In addition to this, I live a very unconventional life. Our entire family doesn't do anything 'normally.' Every one of us is independent, curious, creative, and self motivated. Living off grid, far from standard lifestyles has caused me, all of us, to realize nothing can be done on a standard 'city' schedule as found in families in town. We live on what I call 'homestead-time.' Nothing is predictable, and you must adapt to the fact that the best laid plans can and most likely will change on a dime.
You can plan and keep a schedule, but that schedule is likely to be accomplishing one item on the list rather than several in a single day. The reason for this is it takes lots of time to get from one place to another, no conveniences of town exist nearby to speed up preparations of meals or auto repairs or anything else. If it breaks, we fix it, not a hired plumber or electrician. If it is threatened or attacked, we protect it ourselves, we do not have animal control, a fire department or a police department. It can be quite a culture shock, even still, how much time it takes to accomplish anything yourself. It is a different set of rules, different time-frame, different work.
My husband is far wiser than I am. He has a sixth sense that allows him to get to the heart of nearly any matter. As I struggle with the impact this reality has on our homeschool, he reminds me of our different life. I lament that I cannot keep a schedule, that I must be a failure, that I have no commitment skills whatsoever, and that my children's education is suffering as a result. He ever so patiently listens to me. He then reminds me that the children are learning just by living. The experiences they have out here will be with them forever. They will be able to think creatively through varying problems that most city kids wouldn't have a clue as to how to get around or through. "What about keeping them on schedule with their reading, writing, and math?" I ask breathlessly. He says with emphatic resolution that they are indeed learning, and that like every other child on the face of the earth, they learn these things on their own time, their own way. He isn't worried. He's confident I am doing exactly what I should be doing. I just need to relax and allow each one to learn on his own terms. He doesn't see our life here as a hindrance to keeping a schedule, because according to him I am placing too much emphasis on schedules. He has faith that they will learn what they want to learn and need to learn naturally.
He's right, of course. So very right.
Nothing is perfect. Our ideas of 'perfect' are just that, ideas. They are not standard. They usually don't conform themselves to reality. We can use ideas as goals to strive towards, but not as standards!
As I mentioned above, the nagging feeling I have over the curriculum I chose must be addressed. I chose what I did only because I thought it was a good way to keep myself on track and thereby avoid robbing my children of missing out on learning what, when and how they 'should.'
My perfectionism must end. I must not be overcome by the desire to cover every subject deeply. Or every subject each day, for that matter. It is an impossible goal. It's not real life.
I started doing some research on a term that has piqued my curiosity. "Unschooling." What I quickly learned was that my husband must have been the founder of unschooling! Unschooling is student directed, not instructor directed. It's a terrifying concept for a control freak like me. But the Lord leads us to and through the things we must learn. The idea is that if you have faith in the human being (young or old), and if that individual is safe to be himself, he will naturally learn because of his own desires, needs and curiosity. This even applies to reading, writing... and yes, math too!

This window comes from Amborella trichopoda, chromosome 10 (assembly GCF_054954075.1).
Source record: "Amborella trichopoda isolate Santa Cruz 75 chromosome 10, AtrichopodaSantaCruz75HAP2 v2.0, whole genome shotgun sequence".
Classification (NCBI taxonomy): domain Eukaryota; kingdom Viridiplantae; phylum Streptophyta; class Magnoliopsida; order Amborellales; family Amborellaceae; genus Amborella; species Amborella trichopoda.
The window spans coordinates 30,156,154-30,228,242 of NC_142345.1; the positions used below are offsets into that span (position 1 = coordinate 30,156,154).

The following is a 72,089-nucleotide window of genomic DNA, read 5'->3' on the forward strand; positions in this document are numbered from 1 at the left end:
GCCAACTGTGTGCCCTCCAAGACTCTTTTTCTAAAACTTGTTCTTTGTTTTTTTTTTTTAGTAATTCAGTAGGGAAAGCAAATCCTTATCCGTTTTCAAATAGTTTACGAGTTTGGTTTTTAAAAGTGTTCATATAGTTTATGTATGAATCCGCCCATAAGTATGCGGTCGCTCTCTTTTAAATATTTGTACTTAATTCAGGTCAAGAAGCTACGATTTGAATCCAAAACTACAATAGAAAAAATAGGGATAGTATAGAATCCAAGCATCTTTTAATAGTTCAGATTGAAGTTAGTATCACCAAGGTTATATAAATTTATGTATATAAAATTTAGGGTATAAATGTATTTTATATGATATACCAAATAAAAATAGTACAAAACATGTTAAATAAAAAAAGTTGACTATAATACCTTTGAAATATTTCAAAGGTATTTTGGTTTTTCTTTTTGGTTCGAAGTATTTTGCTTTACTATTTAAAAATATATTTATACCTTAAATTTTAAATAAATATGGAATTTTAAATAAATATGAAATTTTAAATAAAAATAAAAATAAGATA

The hardest thing is the unknown. I don't know what to do without a schedule. By the same token, I can't live within the confines of schedules either! I do not wish to pass on my addiction to accomplishment as a means of validation on to my children. I want them to experience the joy of being who they are, irregardless of how much they do or don't know. The ultimate gift I can give them, and to the world, is to let them be who they are going to be.
It's time to think outside the box. No child was ever forced to learn anything until they started school. They were learning just fine before then. We force them to think in narrow terms. These terms are soon connected to self esteem, self worth, that if they perform a certain way it equals love. But then they must choose if they will perform according to an arbitrary 'professional' standard, giving up on their own path, or pay the price of being true to themselves.
From what I've learned so far and experienced with my children, I have a hunch that we can go with unschooling which allows for our unique family and individual experiences. They are artists, scientists, dancers, chemists, readers, writers, astronomers, naturalists, engineers and mathematicians already. I've allowed them to ask questions and helped them find material to expand their knowledge already. It's frightening to me, but the most natural thing to them! I can still gently suggest and guide them without coercion! I can still be there to facilitate their explorations. We can still use a curriculum for a subject if he and I believe that is the best way to approach a certain subject for them. My job is to love them, believe in them, and allow them to grow into who they are now and who they will be.
Kind of takes the pressure off doesn't it?
And now abide faith, hope, love, these three; but the greatest of these is love.
1 Corinthians 13:13
Send up a prayer for us as we embark on this fascinating journey!
And if you have any thoughts and ideas of your own you wish to share, PLEASE DO!
Join the frenzy! It's fun!